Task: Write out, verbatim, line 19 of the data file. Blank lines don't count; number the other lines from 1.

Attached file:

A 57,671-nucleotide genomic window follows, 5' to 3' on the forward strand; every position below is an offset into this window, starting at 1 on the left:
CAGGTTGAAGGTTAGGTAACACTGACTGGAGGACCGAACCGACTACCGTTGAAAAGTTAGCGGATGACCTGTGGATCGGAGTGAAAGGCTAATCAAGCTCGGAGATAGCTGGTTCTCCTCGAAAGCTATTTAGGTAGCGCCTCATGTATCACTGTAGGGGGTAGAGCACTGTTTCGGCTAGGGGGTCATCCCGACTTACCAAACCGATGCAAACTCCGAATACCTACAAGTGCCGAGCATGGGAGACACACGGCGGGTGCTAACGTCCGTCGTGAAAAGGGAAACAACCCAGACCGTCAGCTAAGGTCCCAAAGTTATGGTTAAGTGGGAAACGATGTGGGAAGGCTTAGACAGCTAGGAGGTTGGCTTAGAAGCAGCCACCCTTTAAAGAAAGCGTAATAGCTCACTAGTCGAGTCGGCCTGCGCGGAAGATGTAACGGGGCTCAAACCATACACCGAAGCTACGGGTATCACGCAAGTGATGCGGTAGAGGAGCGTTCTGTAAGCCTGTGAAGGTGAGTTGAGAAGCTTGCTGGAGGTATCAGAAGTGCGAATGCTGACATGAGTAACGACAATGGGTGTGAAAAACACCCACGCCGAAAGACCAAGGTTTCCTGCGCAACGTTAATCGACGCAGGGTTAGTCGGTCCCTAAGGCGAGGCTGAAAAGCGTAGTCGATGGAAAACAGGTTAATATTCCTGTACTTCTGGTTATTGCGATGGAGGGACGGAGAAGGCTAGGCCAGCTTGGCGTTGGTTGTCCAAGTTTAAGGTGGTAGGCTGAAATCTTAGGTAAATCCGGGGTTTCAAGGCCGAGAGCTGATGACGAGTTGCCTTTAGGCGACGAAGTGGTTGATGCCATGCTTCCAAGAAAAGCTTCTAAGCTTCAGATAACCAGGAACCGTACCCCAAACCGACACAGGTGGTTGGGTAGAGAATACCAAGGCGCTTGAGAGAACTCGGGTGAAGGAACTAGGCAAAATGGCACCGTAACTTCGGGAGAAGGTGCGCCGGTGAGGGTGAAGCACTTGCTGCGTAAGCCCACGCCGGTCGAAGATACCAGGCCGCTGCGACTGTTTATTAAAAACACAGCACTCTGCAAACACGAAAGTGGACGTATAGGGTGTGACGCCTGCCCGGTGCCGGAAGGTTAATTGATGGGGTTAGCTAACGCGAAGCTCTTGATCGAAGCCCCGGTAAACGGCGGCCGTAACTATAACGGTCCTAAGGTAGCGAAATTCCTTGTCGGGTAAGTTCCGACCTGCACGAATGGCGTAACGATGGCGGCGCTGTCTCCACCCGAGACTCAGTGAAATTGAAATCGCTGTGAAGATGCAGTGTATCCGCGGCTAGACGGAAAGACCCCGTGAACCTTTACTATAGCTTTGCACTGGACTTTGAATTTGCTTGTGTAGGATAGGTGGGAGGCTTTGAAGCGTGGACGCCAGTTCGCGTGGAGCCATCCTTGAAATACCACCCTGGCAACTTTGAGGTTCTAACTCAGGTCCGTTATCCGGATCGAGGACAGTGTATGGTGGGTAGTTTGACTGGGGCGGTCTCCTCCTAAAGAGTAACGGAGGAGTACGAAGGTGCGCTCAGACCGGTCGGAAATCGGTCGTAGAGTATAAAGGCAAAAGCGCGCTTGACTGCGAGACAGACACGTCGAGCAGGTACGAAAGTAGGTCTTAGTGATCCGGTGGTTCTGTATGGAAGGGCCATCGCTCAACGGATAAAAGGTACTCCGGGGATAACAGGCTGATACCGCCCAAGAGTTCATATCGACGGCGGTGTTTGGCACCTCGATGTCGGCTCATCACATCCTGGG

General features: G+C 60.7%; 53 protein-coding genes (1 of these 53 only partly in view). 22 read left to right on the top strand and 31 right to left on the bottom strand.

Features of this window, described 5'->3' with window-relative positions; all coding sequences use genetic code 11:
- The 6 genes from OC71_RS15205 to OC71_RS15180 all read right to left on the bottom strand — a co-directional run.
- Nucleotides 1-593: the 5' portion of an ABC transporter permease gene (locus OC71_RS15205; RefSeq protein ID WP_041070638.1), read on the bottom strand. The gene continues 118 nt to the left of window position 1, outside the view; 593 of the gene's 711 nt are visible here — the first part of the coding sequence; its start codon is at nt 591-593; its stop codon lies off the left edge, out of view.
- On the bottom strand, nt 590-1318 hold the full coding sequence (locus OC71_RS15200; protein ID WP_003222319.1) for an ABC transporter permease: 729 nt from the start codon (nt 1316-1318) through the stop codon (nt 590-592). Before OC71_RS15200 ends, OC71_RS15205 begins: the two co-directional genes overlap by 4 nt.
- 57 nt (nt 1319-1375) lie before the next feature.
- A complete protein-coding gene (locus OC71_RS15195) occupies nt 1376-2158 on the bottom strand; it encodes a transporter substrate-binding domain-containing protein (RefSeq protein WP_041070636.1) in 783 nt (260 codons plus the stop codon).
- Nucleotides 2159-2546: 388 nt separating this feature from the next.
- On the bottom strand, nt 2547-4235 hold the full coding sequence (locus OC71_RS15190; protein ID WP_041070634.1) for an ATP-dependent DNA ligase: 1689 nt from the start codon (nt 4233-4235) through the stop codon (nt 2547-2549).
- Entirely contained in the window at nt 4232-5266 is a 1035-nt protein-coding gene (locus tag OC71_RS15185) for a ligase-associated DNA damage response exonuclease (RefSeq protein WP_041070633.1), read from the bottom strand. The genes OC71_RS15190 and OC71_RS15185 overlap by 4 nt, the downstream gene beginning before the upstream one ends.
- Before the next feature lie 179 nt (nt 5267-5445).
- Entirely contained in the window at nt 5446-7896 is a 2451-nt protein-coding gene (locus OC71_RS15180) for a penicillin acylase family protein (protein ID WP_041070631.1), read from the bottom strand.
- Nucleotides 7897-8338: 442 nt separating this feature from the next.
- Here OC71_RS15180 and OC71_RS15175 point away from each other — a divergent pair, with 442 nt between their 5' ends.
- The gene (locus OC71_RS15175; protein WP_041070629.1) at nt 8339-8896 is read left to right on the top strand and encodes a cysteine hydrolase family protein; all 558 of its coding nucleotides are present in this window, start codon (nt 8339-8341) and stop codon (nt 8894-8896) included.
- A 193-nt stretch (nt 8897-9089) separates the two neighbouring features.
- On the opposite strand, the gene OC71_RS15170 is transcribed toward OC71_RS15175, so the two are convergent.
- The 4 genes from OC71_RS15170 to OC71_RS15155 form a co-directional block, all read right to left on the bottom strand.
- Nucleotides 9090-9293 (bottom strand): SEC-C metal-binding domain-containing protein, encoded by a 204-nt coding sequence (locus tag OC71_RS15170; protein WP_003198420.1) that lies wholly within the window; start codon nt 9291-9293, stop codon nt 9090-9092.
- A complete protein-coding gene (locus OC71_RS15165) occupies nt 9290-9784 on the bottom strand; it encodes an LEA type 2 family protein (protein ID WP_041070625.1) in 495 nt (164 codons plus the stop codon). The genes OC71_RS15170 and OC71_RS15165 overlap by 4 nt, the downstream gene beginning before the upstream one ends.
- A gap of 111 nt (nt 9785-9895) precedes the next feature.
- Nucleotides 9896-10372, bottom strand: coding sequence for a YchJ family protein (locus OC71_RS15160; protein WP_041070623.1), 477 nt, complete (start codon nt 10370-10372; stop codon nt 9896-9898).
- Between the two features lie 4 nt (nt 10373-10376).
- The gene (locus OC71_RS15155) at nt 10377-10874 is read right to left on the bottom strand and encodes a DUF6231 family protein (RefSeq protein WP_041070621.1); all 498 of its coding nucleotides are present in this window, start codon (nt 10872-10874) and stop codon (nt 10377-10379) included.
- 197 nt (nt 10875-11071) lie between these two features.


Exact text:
- On the opposite strand, the gene OC71_RS15170 is transcribed toward OC71_RS15175, so the two are convergent.